"What we normally consider the mainstream — so called realistic fiction — is a small literary genre, fairly recent in origin, which is likely to be relatively short lived. It’s a matter of whether you’re content to focus on everyday events or whether you want to try to encompass the entire universe. If you go back to the literature written in ancient Greece or Rome, or during the Middle Ages and much of the Renaissance, you’ll see writers trying to write not just about everything that exists but about everything that could exist". - Gene Wolfe
"Let's face it, the SF Ghetto was constructed from the inside out and zealously maintained from within." - James Patrick Kelly
"The Secret History of Science Fiction"
editori James Patrick Kelly, John Kessel (Tachyon Publications, octombrie 2009),
re-editează texte din perioada 1971-2007 demonstrînd convergența dintre SF-ul de calitate și mainstream.
O antologie care prezintă atît autori mainstream care scriu și SF (Margaret Atwood, Don DeLillo, T.C. Boyle, Jonathan Lethem, Michael Chabon) cît și pe unii dintre cei mai valoroși autori contemporani de SF (Ursula K. Le Guin, Gene Wolfe, Kate Wilhelm, Connie Willis, Lucius Shepard, etc.).
Intercalate între povestiri sînt citate ale autorilor care-și expun opiniile despre genurile literare, caracteristicile și beneficiile acestora, relațiile dintre tipurile de abordare estetică :
"The thing I have always liked best about science fiction is that it defies definition.
It keeps constantly reinventing itself – and just when you thought stories about robots or time travel or first contact had been done to death, it thinks of some brand-new story to tell". - Connie Willis
"It seems to me that SF is standing, these days, in a doorway. The door is open, wide open. Are we just going to stand there, waiting for the applause of the multitudes? It won't come; we haven't earned it yet. Are we going to cringe back into the safe old ghetto room and pretend that there isn't any big bad multitude out there? If so, our good writers will leave us in despair, and there will not be another generation of them. Or are we going to walk through that doorway and join the rest of the city? I hope so. I know we can and I hope we do, because we have a great deal to offer – to art, which needs new forms like ours, and to critics who are sick of chewing over the same old works and above all to readers of books, who want and deserve better novels than they mostly get. But it will still take not only courage for SF to join the community of literature, but strength, self-respect, the will not to settle for the second rate. It will take genuine self-criticism. And it will include genuine praise." - Ursula K. Le Guin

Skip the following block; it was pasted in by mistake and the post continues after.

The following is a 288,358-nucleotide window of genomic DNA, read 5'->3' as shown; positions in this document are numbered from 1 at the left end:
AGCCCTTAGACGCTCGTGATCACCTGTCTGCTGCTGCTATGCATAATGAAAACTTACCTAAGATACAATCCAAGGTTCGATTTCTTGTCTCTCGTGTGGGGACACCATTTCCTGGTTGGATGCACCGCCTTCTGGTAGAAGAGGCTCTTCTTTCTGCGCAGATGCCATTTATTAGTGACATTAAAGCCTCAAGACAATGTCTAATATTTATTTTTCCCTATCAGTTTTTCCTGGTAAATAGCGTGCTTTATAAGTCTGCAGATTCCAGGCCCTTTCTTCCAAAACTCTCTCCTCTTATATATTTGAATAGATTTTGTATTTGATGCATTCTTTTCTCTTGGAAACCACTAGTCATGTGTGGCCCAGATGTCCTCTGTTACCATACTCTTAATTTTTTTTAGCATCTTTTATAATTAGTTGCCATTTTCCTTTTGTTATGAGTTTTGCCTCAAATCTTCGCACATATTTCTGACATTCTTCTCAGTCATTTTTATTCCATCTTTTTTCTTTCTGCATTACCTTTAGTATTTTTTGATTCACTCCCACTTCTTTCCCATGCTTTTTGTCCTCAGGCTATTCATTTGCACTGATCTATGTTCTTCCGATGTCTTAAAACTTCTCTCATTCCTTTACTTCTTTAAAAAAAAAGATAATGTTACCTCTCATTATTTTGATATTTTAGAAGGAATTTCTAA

Sumarul este :
Introducere de James Patrick Kelly & John Kessel
"Angouleme" - Thomas M. Disch
"The Ones Who Walk Away From Omelas" - Ursula K. Le Guin
"Ladies and Gentlemen, This Is Your Crisis" - Kate Wilhelm
"Descent of Man" - T.C. Boyle
"Human Moments of World War III" - Don DeLillo
"Homelanding"- Margaret Atwood
"The Nine Billion Names of God" - Carter Scholz
"Interlocking Pieces"- Molly Gloss
"Salvador"- Lucius Shepard
"Schwarzchild Radius" - Connie Willis
"Buddha Nostril Bird" - John Kessel
"The Ziggurat" - Gene Wolfe
"The Hardened Criminals"- Jonathan Lethem
"Standing Room Only" - Karen Joy Fowler
"10^16 to 1"- James Patrick Kelly
"93990"- George Saunders
"The Martian Agent, A Planetary Romance"- Michael Chabon
"Frankenstein's Daughter"- Maureen F. McHugh
"The Wizard of West Orange" -Steven Millhauser
"Before Hugo Gernsback there was no separate science fiction genre
(or "scientifiction" as Gernsback called it, Forrest Ackerman popularized the current two-word term).
Writers from Mary Shelly, Hawthorne, Melville, Poe, and Twain used themes of the fantastic in their works that are still considered classics of literature today. Jules Verne and H.G. Wells explored advancements in contemporary science and technology and were lauded by audiences around the globe inspiring millions." - John Kessel